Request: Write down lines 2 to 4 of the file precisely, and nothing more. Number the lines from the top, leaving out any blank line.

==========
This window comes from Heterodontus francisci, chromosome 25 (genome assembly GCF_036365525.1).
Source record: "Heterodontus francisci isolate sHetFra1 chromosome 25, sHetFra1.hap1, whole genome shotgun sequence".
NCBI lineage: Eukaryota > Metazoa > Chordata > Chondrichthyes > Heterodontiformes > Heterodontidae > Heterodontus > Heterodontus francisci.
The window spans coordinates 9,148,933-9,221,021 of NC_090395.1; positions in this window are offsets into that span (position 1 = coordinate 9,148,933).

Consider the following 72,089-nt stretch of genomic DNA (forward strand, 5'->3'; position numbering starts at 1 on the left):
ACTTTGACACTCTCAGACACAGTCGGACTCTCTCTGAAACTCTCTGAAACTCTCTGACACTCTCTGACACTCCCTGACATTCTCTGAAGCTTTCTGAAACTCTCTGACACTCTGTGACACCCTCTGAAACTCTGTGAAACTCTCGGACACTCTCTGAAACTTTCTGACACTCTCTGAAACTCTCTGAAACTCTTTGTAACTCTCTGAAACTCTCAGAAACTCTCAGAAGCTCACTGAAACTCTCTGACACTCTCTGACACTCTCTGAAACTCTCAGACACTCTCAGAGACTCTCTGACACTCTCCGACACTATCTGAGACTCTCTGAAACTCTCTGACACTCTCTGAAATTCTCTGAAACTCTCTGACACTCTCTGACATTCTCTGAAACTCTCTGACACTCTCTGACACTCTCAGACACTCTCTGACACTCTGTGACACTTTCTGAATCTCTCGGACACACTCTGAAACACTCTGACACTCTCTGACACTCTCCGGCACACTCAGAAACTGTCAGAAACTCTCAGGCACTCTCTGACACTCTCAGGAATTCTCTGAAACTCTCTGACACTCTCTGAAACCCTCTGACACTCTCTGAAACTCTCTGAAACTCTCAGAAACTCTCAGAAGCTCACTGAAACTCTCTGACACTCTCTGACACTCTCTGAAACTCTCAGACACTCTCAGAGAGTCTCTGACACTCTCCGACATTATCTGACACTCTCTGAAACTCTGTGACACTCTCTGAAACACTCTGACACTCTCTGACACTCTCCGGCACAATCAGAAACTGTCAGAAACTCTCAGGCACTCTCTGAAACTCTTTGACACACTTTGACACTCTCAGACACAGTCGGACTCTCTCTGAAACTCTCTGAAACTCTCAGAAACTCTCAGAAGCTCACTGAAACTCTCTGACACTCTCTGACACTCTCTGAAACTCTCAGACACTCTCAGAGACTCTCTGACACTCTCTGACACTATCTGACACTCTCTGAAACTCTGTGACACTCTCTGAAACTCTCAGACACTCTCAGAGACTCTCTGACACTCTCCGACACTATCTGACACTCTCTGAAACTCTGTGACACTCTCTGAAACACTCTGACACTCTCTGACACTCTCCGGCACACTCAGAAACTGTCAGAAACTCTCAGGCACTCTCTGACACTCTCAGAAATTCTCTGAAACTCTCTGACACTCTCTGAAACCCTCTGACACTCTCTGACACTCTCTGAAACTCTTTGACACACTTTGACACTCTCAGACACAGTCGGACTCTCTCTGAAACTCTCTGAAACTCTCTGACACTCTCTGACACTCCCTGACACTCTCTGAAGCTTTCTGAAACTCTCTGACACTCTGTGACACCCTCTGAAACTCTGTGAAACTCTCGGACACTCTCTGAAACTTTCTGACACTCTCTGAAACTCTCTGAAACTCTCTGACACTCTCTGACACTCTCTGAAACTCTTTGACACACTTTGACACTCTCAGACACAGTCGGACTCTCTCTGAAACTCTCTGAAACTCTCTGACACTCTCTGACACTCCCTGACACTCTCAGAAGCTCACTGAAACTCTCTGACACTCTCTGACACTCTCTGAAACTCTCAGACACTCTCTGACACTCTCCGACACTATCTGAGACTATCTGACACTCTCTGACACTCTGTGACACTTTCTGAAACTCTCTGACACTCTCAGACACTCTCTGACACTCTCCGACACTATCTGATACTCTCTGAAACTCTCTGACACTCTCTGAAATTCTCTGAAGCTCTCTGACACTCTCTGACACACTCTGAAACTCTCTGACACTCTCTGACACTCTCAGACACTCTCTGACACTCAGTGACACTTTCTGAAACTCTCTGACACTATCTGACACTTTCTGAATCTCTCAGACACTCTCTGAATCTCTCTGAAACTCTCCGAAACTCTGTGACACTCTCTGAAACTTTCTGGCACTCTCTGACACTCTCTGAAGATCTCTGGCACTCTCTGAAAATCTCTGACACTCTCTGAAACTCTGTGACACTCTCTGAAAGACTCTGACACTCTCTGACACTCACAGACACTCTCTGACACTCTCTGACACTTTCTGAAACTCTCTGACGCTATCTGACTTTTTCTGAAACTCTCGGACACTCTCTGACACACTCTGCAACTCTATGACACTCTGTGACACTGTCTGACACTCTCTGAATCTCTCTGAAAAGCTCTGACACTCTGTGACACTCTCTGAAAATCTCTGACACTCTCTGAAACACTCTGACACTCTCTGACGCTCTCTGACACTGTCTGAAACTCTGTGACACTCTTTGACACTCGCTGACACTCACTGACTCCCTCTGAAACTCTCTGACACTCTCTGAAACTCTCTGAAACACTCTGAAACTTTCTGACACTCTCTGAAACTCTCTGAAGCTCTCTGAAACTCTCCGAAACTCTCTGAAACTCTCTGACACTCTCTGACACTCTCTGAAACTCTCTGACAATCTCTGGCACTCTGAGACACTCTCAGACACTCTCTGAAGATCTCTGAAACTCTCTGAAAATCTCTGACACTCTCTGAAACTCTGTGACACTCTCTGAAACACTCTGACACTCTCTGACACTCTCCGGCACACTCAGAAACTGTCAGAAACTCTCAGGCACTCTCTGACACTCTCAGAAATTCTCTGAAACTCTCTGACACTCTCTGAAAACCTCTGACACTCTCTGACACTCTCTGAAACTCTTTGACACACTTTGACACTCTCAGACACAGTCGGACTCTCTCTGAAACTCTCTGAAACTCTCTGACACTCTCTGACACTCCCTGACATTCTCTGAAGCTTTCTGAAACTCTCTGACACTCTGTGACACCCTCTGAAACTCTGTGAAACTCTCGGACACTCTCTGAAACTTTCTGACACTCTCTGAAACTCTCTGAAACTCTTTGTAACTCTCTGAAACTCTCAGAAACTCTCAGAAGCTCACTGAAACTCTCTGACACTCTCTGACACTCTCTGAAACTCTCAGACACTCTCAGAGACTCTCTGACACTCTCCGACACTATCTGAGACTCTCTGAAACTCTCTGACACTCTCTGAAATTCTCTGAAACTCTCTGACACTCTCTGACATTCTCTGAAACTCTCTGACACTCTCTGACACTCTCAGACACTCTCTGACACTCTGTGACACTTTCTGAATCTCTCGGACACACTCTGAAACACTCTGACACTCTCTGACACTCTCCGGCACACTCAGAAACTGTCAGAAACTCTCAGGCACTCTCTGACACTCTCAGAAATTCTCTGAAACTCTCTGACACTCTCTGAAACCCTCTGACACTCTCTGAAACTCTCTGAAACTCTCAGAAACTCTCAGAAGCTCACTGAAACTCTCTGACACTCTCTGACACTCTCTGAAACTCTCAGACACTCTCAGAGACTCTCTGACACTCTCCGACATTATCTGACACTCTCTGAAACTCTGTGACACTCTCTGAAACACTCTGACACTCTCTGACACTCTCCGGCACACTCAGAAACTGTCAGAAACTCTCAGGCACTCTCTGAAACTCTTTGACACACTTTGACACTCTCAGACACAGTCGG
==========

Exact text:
Source record: "Heterodontus francisci isolate sHetFra1 chromosome 25, sHetFra1.hap1, whole genome shotgun sequence".
NCBI lineage: Eukaryota > Metazoa > Chordata > Chondrichthyes > Heterodontiformes > Heterodontidae > Heterodontus > Heterodontus francisci.
The window spans coordinates 9,148,933-9,221,021 of NC_090395.1; positions in this window are offsets into that span (position 1 = coordinate 9,148,933).